After a year of strategizing, planning, training and stress, my wife, Heather and I participated in the one-of-a-kind 7-day BC Bike Race in beautiful British Columbia.
About the World’s Best Mountain Bike Race
BC Bike Race is a seven-day mountain bike stage race from the trail Mecca of North Vancouver and the Sunshine Coast to its conclusion in Squamish, along the way taking in four beautiful BC Ferries trips. BC Bike Race is in its 13th year as a destination adventure. For some of its six hundred participants this race is the culmination of a year or more of training. As a mountain biking goal, it is a lifetime achievement award, a top three on the bucket list, what some people have said is the “best week of my life”. What better way to travel than by doing what you love in an amazing location! British Columbia has the most mature trail networks per capita and is rich with one of the highest densities of single-track trails, purpose-built and handcrafted by mountain bikers for mountain bikers.
“We’ve got this”
Being an experienced mountain bike racer and my wife a professional off-road triathlete, we are not strangers to new challenges. This event was special because we biked the race together as a coed team. But there was plenty of discussion about whether I would have the patience to ride at Heather’s slightly slower pace for 7 days straight.
Don’t worry – be happy
We decided to approach the race without a focus on the results or standings but instead ride at a steady pace, enjoy the week of riding together in a country with breathtaking beauty. Part of the plan included starting each day with a selfie (and a smile).
The broken plan
We made a general plan for how to ride the 7-day race, how we would communicate and who would take the lead. The plan served us well for “Day 0” and then it was tossed out the window. This brought to mind the old quote “No battle plan ever survives contact with the enemy.” A.k.a. be prepared to adapt.
As we rolled off the start line on Day 1 and rode the challenging single track, I soon realized I was ahead of Heather and struggled to look back to check on her. Communication was difficult and one can’t exactly carry on a conversation in such a circumstance.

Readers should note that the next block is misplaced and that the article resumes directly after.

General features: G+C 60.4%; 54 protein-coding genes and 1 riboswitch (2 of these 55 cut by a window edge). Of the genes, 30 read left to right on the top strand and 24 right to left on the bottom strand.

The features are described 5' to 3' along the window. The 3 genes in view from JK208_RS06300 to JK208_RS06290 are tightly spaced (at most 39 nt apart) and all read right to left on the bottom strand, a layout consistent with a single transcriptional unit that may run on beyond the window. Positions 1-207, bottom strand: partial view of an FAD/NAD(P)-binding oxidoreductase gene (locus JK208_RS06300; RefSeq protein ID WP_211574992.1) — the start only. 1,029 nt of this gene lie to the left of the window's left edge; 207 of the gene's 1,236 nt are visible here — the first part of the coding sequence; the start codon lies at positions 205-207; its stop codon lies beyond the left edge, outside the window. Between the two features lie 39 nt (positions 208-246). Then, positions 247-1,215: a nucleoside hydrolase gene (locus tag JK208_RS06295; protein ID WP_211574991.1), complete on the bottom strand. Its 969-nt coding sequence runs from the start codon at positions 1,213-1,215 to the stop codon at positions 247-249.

The disconnected team
Without knowing her status, I raced ahead, passing dozens of riders along the way. I pulled over to wait at the top of the hill and watched the riders go by until I saw Heather. Because she had ~25 riders behind her, I was unable to slot back in behind her until she was well out of sight.
Downhill racer… but
It was time to pick my way through the line of racers between us and catch up. My prize was a STEEP and what they call a REALLY technical descent.
TECHNICAL TRAIL FEATURE (TTF): Any feature on a trail in which the trail is no longer flat and offers additional challenges to the rider or require additional skill to navigate properly. Such technical trail features include drops, rock gardens, and jumps. Other technical trail features may be designed to give the trail better flow or increased speed for the rider, yet also require additional skills to use properly. Berms are a good example of this type of TTF.
Ready to fly down the hill, Heather happily took the lead with a holler. But as I was following her, I was descending at a slower pace than I was comfortable with and my position made it difficult to read the trail well.
Day 1 huddle – a new plan
At the end of Day 1, we talked about what worked well and what changes were needed to achieve our goal of having an enjoyable event together. We made a new plan of how we would ride together, who would take the lead.
Day 2 – Whoop whoop
As we rode, communication was still an issue. Just yelling “Are you ok” wasn’t going to work, because other racers might think I was asking them, and I would get 12 replies. We needed a solution that would be fun. I tried yelling “Marco” thinking Heather would respond “Polo,” but I got something like 42 “Polo” responses from everyone in earshot. Finally, we came up with a simple call: “Whoop whoop!” If I lost sight of her and wanted to know where she was at and that all was well I’d yell “Whoop whoop” and if all was good she would reply in kind. We began to communicate, have fun and each descending at a pace that was fun and comfortable for both of us!
We then added another element to our rudimentary communication. When Heather responded to my “whoop whoop” call, she would add a number if there were any riders between her and me. “Whoop whoop 2” meant I was expecting two riders to come by me, then I could anticipate and jump in and be in front of Heather again.
Day 3 – Danger
We encountered our same issues. Namely, my expectations and plans were in danger of not being realized which made me more anxious, impatient and unkind. Everyone said the next stop at Powell River was the best on the route with camping right on the beach, great food and beautiful sunsets. There were two types of finishers.
- The first 300 that day would be on an early ferry, get the best tent, time on the beach and sunset.
- The second 300 finishers would wait for the next ferry, no dinner on the river, no sunset and setting up late.